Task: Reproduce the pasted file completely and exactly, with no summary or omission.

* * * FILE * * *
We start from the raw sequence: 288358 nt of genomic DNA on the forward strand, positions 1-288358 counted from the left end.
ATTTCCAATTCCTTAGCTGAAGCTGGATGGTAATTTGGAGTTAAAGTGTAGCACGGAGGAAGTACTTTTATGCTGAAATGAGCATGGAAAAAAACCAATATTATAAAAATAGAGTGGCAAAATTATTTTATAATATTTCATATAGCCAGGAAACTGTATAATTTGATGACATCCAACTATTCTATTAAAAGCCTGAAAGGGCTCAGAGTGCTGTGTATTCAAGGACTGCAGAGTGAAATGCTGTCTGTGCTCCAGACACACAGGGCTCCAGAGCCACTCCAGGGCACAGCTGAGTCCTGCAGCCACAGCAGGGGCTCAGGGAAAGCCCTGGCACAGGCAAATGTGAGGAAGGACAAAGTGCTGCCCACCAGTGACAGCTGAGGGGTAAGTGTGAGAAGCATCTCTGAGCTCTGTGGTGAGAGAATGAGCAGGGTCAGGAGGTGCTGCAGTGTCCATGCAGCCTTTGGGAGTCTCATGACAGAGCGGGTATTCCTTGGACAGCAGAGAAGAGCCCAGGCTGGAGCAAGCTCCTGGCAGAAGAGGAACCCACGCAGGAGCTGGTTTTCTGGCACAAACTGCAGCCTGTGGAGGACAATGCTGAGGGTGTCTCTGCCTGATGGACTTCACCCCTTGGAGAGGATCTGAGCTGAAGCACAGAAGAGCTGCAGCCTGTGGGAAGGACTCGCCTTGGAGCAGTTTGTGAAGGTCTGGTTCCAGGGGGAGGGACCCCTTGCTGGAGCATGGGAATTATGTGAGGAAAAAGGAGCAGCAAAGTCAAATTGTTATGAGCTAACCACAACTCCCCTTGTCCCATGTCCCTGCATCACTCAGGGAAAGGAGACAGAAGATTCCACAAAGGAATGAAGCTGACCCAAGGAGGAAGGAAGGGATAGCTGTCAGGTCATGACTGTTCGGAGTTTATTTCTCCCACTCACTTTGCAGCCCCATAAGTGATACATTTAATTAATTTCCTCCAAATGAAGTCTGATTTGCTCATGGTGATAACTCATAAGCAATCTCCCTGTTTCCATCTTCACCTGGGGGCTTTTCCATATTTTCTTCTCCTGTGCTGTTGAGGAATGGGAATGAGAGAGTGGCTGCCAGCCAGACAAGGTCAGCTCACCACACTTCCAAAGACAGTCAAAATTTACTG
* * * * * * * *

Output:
We start from the raw sequence: 288358 nt of genomic DNA on the forward strand, positions 1-288358 counted from the left end.
ATTTCCAATTCCTTAGCTGAAGCTGGATGGTAATTTGGAGTTAAAGTGTAGCACGGAGGAAGTACTTTTATGCTGAAATGAGCATGGAAAAAAACCAATATTATAAAAATAGAGTGGCAAAATTATTTTATAATATTTCATATAGCCAGGAAACTGTATAATTTGATGACATCCAACTATTCTATTAAAAGCCTGAAAGGGCTCAGAGTGCTGTGTATTCAAGGACTGCAGAGTGAAATGCTGTCTGTGCTCCAGACACACAGGGCTCCAGAGCCACTCCAGGGCACAGCTGAGTCCTGCAGCCACAGCAGGGGCTCAGGGAAAGCCCTGGCACAGGCAAATGTGAGGAAGGACAAAGTGCTGCCCACCAGTGACAGCTGAGGGGTAAGTGTGAGAAGCATCTCTGAGCTCTGTGGTGAGAGAATGAGCAGGGTCAGGAGGTGCTGCAGTGTCCATGCAGCCTTTGGGAGTCTCATGACAGAGCGGGTATTCCTTGGACAGCAGAGAAGAGCCCAGGCTGGAGCAAGCTCCTGGCAGAAGAGGAACCCACGCAGGAGCTGGTTTTCTGGCACAAACTGCAGCCTGTGGAGGACAATGCTGAGGGTGTCTCTGCCTGATGGACTTCACCCCTTGGAGAGGATCTGAGCTGAAGCACAGAAGAGCTGCAGCCTGTGGGAAGGACTCGCCTTGGAGCAGTTTGTGAAGGTCTGGTTCCAGGGGGAGGGACCCCTTGCTGGAGCATGGGAATTATGTGAGGAAAAAGGAGCAGCAAAGTCAAATTGTTATGAGCTAACCACAACTCCCCTTGTCCCATGTCCCTGCATCACTCAGGGAAAGGAGACAGAAGATTCCACAAAGGAATGAAGCTGACCCAAGGAGGAAGGAAGGGATAGCTGTCAGGTCATGACTGTTCGGAGTTTATTTCTCCCACTCACTTTGCAGCCCCATAAGTGATACATTTAATTAATTTCCTCCAAATGAAGTCTGATTTGCTCATGGTGATAACTCATAAGCAATCTCCCTGTTTCCATCTTCACCTGGGGGCTTTTCCATATTTTCTTCTCCTGTGCTGTTGAGGAATGGGAATGAGAGAGTGGCTGCCAGCCAGACAAGGTCAGCTCACCACACTTCCAAAGACAGTCAAAATTTACTG